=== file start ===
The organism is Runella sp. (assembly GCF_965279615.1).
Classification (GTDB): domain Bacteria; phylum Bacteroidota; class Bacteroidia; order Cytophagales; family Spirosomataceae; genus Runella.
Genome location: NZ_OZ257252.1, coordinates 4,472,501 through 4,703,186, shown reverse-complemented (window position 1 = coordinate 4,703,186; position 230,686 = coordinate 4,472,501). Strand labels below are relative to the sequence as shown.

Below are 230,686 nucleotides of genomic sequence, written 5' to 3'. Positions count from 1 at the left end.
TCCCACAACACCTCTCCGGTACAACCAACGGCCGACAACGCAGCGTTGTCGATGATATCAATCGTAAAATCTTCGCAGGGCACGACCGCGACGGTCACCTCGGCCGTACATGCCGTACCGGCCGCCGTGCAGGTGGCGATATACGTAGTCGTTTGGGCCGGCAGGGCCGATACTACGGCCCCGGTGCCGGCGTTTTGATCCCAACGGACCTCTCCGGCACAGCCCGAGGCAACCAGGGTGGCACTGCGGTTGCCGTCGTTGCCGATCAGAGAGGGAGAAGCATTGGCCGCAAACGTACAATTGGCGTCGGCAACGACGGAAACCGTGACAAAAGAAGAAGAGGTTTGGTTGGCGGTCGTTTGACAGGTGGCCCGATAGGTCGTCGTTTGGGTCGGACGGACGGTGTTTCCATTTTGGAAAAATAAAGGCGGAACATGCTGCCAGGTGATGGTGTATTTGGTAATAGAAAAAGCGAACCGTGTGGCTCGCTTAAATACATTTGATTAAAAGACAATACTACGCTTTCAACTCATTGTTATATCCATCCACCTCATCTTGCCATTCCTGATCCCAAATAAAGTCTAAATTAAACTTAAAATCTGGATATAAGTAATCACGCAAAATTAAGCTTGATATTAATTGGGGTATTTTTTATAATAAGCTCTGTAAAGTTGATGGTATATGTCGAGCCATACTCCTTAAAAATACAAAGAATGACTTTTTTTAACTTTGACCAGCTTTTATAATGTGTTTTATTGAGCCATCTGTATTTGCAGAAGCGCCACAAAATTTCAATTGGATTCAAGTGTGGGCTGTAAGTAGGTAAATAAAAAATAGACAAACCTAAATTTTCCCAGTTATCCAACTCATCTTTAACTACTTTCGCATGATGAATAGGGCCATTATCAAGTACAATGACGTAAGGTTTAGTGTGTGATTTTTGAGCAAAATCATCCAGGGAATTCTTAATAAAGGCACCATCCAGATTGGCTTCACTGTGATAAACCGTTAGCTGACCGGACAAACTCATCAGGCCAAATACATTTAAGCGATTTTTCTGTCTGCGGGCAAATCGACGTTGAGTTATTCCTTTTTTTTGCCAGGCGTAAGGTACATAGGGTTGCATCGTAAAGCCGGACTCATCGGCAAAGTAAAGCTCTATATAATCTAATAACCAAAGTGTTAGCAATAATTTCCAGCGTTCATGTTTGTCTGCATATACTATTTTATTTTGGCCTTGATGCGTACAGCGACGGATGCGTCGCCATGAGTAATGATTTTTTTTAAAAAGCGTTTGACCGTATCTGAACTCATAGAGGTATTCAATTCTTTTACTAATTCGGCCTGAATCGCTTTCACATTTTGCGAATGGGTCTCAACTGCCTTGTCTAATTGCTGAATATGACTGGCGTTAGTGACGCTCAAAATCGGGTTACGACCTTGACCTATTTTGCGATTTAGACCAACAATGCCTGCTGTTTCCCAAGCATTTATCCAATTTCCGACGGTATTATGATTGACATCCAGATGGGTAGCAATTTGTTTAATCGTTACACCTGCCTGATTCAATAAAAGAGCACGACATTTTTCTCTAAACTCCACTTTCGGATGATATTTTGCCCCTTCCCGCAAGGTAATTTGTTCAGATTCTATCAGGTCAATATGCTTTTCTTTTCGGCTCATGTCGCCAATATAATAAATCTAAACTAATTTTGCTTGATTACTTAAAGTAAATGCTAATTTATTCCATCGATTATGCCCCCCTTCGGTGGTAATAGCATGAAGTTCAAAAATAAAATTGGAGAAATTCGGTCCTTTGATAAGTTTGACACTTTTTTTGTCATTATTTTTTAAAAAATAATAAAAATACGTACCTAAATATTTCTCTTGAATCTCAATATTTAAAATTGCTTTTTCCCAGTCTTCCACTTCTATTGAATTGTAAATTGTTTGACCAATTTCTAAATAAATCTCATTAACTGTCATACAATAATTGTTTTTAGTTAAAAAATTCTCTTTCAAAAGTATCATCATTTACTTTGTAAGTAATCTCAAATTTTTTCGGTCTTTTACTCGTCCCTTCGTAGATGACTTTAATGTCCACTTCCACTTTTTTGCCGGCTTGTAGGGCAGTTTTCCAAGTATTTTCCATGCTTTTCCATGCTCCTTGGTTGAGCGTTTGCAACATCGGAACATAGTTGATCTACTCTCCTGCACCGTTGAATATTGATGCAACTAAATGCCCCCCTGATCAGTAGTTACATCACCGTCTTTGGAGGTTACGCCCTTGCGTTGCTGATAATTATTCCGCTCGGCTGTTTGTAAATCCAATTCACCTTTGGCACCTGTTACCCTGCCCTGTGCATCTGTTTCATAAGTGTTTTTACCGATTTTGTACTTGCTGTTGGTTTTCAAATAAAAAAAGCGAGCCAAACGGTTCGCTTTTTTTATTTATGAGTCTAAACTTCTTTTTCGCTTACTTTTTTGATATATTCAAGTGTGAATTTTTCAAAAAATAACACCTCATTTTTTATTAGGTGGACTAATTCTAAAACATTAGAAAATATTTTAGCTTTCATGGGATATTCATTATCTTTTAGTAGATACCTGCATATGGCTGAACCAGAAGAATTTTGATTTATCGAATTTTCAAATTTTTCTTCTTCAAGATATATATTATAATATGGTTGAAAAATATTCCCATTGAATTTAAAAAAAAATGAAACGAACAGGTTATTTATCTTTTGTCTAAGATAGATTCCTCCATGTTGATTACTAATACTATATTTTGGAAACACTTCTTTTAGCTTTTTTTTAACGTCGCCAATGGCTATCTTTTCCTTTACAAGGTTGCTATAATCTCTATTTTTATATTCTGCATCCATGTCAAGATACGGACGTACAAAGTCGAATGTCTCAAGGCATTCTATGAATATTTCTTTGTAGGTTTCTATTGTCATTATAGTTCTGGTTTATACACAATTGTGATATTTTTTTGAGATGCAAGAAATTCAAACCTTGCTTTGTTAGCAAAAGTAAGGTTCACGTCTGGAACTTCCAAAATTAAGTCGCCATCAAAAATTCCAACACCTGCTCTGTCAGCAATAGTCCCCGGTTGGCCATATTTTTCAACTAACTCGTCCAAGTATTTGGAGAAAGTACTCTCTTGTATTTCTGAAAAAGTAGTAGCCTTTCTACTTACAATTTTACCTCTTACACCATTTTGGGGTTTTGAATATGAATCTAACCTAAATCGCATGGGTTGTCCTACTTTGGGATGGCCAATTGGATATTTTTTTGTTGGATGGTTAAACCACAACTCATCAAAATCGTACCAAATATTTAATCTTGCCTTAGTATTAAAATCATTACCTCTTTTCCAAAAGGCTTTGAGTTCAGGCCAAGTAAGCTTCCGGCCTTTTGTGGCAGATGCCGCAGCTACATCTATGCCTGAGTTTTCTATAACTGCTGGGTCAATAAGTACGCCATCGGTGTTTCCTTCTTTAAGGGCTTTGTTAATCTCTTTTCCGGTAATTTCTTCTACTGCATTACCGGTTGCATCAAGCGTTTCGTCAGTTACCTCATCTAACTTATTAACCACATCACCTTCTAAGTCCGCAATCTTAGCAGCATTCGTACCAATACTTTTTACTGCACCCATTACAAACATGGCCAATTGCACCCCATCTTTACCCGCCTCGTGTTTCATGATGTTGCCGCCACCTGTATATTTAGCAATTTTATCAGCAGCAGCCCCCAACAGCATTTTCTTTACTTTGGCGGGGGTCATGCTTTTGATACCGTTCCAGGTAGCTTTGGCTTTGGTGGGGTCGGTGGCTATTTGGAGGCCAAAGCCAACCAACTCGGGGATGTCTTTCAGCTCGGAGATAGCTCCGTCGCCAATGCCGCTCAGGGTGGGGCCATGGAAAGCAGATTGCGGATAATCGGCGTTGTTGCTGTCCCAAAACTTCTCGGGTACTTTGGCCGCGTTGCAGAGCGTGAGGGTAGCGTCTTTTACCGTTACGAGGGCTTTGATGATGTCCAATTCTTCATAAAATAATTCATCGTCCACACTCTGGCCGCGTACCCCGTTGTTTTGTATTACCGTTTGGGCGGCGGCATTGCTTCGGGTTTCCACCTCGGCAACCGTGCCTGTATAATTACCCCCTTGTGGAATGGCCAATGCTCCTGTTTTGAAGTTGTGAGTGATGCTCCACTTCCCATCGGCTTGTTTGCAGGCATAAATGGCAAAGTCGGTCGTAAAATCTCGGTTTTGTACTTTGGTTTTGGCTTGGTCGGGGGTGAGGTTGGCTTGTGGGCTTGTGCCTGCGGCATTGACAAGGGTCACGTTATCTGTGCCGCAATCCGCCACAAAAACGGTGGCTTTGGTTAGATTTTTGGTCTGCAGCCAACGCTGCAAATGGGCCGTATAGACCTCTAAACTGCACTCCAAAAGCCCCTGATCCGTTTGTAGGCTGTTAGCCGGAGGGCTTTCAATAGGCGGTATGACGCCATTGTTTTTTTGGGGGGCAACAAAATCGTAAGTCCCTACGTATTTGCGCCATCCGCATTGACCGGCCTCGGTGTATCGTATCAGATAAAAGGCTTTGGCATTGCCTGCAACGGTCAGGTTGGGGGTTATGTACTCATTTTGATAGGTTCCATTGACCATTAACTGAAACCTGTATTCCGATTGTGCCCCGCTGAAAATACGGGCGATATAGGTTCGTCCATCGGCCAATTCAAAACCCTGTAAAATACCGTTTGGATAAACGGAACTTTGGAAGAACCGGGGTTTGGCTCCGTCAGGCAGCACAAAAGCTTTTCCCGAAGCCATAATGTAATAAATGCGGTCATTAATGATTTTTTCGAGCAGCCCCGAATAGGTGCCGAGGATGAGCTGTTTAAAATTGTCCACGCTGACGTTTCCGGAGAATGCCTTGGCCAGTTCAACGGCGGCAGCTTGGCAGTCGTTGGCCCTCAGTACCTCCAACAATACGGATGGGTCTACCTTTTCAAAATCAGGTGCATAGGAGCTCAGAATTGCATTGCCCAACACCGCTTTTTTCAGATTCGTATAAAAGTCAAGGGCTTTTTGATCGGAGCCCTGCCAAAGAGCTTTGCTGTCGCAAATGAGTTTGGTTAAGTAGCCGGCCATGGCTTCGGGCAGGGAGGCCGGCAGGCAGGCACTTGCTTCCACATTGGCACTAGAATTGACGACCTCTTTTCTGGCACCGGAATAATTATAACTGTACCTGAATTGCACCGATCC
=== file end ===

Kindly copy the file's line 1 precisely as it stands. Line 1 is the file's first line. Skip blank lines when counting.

The organism is Runella sp. (assembly GCF_965279615.1).